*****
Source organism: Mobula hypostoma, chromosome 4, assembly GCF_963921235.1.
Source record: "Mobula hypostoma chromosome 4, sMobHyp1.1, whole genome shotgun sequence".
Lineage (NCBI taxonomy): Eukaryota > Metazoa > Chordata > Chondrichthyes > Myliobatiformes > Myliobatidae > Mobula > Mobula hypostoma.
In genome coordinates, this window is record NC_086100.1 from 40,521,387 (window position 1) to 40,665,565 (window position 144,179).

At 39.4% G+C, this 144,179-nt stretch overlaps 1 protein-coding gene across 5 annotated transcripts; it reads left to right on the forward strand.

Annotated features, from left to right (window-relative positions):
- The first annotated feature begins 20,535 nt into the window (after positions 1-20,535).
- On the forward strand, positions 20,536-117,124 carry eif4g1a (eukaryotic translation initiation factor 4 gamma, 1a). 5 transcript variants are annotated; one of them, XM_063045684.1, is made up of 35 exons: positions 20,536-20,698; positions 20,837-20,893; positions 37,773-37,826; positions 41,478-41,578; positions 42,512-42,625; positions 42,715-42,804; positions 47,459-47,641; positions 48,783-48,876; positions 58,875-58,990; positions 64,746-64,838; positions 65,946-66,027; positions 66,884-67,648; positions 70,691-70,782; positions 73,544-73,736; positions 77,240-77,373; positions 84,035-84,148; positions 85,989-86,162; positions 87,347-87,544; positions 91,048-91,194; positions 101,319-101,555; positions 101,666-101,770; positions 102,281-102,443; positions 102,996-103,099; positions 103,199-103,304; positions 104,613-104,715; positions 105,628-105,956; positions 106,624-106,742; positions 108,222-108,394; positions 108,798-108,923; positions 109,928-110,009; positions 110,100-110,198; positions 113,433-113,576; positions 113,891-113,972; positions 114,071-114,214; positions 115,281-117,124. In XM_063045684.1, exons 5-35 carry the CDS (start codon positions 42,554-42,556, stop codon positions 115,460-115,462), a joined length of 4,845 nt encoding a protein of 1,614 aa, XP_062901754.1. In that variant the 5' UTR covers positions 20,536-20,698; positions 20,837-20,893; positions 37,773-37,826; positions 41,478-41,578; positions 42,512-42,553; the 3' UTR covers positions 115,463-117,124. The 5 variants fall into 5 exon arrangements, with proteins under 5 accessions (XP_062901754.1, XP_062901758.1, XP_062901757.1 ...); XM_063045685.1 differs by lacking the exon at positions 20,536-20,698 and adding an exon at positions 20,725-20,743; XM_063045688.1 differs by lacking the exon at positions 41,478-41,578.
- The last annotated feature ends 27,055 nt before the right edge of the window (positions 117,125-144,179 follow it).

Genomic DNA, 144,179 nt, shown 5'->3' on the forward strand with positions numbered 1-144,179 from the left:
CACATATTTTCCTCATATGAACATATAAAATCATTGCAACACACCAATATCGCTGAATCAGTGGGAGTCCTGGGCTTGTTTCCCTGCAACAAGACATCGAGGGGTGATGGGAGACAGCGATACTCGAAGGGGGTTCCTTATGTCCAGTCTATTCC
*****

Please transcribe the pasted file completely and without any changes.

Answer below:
Source organism: Mobula hypostoma, chromosome 4, assembly GCF_963921235.1.
Source record: "Mobula hypostoma chromosome 4, sMobHyp1.1, whole genome shotgun sequence".
Lineage (NCBI taxonomy): Eukaryota > Metazoa > Chordata > Chondrichthyes > Myliobatiformes > Myliobatidae > Mobula > Mobula hypostoma.
In genome coordinates, this window is record NC_086100.1 from 40,521,387 (window position 1) to 40,665,565 (window position 144,179).

At 39.4% G+C, this 144,179-nt stretch overlaps 1 protein-coding gene across 5 annotated transcripts; it reads left to right on the forward strand.

Annotated features, from left to right (window-relative positions):
- The first annotated feature begins 20,535 nt into the window (after positions 1-20,535).
- On the forward strand, positions 20,536-117,124 carry eif4g1a (eukaryotic translation initiation factor 4 gamma, 1a). 5 transcript variants are annotated; one of them, XM_063045684.1, is made up of 35 exons: positions 20,536-20,698; positions 20,837-20,893; positions 37,773-37,826; positions 41,478-41,578; positions 42,512-42,625; positions 42,715-42,804; positions 47,459-47,641; positions 48,783-48,876; positions 58,875-58,990; positions 64,746-64,838; positions 65,946-66,027; positions 66,884-67,648; positions 70,691-70,782; positions 73,544-73,736; positions 77,240-77,373; positions 84,035-84,148; positions 85,989-86,162; positions 87,347-87,544; positions 91,048-91,194; positions 101,319-101,555; positions 101,666-101,770; positions 102,281-102,443; positions 102,996-103,099; positions 103,199-103,304; positions 104,613-104,715; positions 105,628-105,956; positions 106,624-106,742; positions 108,222-108,394; positions 108,798-108,923; positions 109,928-110,009; positions 110,100-110,198; positions 113,433-113,576; positions 113,891-113,972; positions 114,071-114,214; positions 115,281-117,124. In XM_063045684.1, exons 5-35 carry the CDS (start codon positions 42,554-42,556, stop codon positions 115,460-115,462), a joined length of 4,845 nt encoding a protein of 1,614 aa, XP_062901754.1. In that variant the 5' UTR covers positions 20,536-20,698; positions 20,837-20,893; positions 37,773-37,826; positions 41,478-41,578; positions 42,512-42,553; the 3' UTR covers positions 115,463-117,124. The 5 variants fall into 5 exon arrangements, with proteins under 5 accessions (XP_062901754.1, XP_062901758.1, XP_062901757.1 ...); XM_063045685.1 differs by lacking the exon at positions 20,536-20,698 and adding an exon at positions 20,725-20,743; XM_063045688.1 differs by lacking the exon at positions 41,478-41,578.
- The last annotated feature ends 27,055 nt before the right edge of the window (positions 117,125-144,179 follow it).

Genomic DNA, 144,179 nt, shown 5'->3' on the forward strand with positions numbered 1-144,179 from the left:
CACATATTTTCCTCATATGAACATATAAAATCATTGCAACACACCAATATCGCTGAATCAGTGGGAGTCCTGGGCTTGTTTCCCTGCAACAAGACATCGAGGGGTGATGGGAGACAGCGATACTCGAAGGGGGTTCCTTATGTCCAGTCTATTCC